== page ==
The best Justice League comics reading order

Justice League
Image via DC

DC Comics’ premiere team is undoubtedly the Justice League. Comprised of the world’s best superheroes who unite to face global threats, the team typically consists of DC’s Trinity ⏤ Superman, Batman, and Wonder Woman ⏤ but it’s gone through numerous revamps and additions along the way. There have been multiple animated series, a live-action theatrical version, and Zack Snyder’s Justice League released on HBO Max in 2021, but it all started with the comics.

The first time the Justice League appeared was in The Brave and the Bold #28 in 1962, and the original roster included Superman, Batman, Wonder Woman, Aquaman, the Flash, Martian Manhunter, and Green Lantern. This team came together to fight Starro the alien starfish and it took their combined might to save the day. From that day forward, history changed and the long legacy of the Justice League has continued to captivate and empower fans.

The comics listed below are some of the best Justice League stories in the modern age that will help get you up to speed on the gang’s adventures.

JLA (1996, issues #1-#41)

JLA by Grant Morrison and Howard Porter is a quintessential Justice League run that everyone needs to read in order to truly understand the team in the modern-day. Morrison is known for taking stories to unbelievably imaginative places, and same goes for their run on this title, with an epic scope that no other writer has fully been able to match. The stories are just as enthralling now as they were back then.

Morrison questions the nature of superheroes by throwing them into situations that test them in inventive ways. They go into the Dreaming via Sandman, the fifth dimension of imagination, and battle everything from demons to Darkseid, and yet it never feels like too much. The JLA always wins the day.

Justice League: Tower of Babel (2000, issues #43-46)

JLA: Tower of Babel by Mark Waid and Howard Porter is the perfect follow-up to Morrison’s JLA run with brilliantly biblical undertones. Batman has compiled a detailed list of his fellow heroes’ strengths and weaknesses just in case they go rogue, but League of Assassins leader Ra’s al Ghul steals the information and defeats the JLA with tactical efficiency. Ra’s uses a technological tower that emits a low-level sonic signal that causes the language centers in the brain to mix up written words, and the world descends into chaos.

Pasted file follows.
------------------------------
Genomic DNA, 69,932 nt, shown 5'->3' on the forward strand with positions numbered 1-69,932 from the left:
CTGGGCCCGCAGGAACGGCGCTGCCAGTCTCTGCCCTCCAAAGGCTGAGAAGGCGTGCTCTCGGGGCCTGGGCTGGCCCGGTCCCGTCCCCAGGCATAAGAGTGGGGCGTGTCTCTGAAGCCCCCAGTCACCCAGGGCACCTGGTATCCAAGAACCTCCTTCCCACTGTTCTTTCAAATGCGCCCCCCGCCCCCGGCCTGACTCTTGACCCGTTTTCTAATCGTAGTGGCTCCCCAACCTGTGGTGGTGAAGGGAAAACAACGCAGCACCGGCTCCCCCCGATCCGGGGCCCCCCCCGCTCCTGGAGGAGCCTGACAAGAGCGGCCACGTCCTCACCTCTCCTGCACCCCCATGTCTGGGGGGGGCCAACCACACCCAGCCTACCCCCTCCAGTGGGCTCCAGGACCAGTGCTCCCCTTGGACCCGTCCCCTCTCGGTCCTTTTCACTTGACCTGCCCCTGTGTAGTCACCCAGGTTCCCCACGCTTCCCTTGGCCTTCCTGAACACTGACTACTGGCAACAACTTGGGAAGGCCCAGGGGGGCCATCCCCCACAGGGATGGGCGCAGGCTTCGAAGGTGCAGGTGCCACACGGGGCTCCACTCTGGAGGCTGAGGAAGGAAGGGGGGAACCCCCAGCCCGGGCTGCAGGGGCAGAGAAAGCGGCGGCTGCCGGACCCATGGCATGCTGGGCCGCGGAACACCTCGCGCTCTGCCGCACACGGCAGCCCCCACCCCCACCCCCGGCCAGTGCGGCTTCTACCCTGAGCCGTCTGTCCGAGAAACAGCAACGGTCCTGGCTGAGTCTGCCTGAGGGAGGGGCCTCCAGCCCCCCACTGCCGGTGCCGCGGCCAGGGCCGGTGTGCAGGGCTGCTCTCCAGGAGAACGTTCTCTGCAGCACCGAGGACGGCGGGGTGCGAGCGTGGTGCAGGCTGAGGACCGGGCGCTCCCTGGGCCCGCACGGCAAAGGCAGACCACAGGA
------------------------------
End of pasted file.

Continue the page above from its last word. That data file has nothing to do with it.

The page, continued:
This Batman would set the tone for the character going forward. His hyper-intelligence turns into distrust and, in an effort to save the public, he crosses the line. Instead of things working out as he planned, his paranoia gets the better of him and the consequences become real. Tower of Babel opened the door for more complex stories to be told about the Justice League.

Justice League of America (2006, issues #1-12)

Brad Meltzer and Ed Benes’ Justice League of America run was really a sequel to Identity Crisis (a miniseries that’s also a must-read), which plunged the DC Universe into darker depths than ever before. In that story, members of the Justice League kept a big secret from other members (including the Trinity) and it spun out of control, fracturing the team, and several characters died.

Meltzer’s Justice League of America was putting the pieces back together again. It harkens back to older stories and begins with Superman, Batman, and Wonder Woman talking like old friends who have been through everything together. They’re recruiting members for the new team, and this time they want to be aware of their mistakes so they don’t make them again. There’s a sense of unbridled hope after so much darkness, and that’s what makes this story worth reading.

Justice League of America (2007, issues #13-28)

The late Dwayne McDuffie and Ed Benes’ run is one of the most underrated Justice League runs in history. McDuffie was an animation veteran. He created the animated series Static Shock (based on his comic Static), wrote for Ben 10, Justice League, Justice League: Unlimited, various DC animated movies, and the Justice League Heroes video game. He knew this world better than almost anyone else, which makes his run bittersweet because he wasn’t fully able to create the story that he wanted to because of mandates and Justice League characters being used in other places.

Regardless of that, McDuffie wrote some of the best characterizations of any writer and included characters that don’t often get the spotlight, like Vixen, Black Lightning, Firestorm, and Bronze Tiger. He even brought along the Shadow Cabinet from the Milestone Universe. It’s impressive what he was able to do with so many barriers, and he still created a story with heart and incredible entertainment value.

Justice League (2018, issues #1-39)

The DC Universe went through some dark times post-New 52, an event that saw much of what fans know and love erased in an effort to gain new fans, but Scott Snyder and Jorge Jimenez’s Justice League went back to basics with full throttle stories that went to new heights. This story takes place after Dark Nights Metal, an event where the Dark Multiverse tried to take over their universe, and the heroes had to stop a twisted, evil version of Batman from succeeding.

Snyder’s run feels like a spiritual sequel to Grant Morrison’s. In one story, the team goes to the Sixth Dimension, a plane of existence that’s beyond time and imagination where they meet their future selves. Seeing themselves this way allowed the heroes to look at their own paths and consider if they were taking the best course of action. After Snyder’s run on Batman, Snyder proved himself to be one of the best writers in the game, and his Justice League does not disappoint.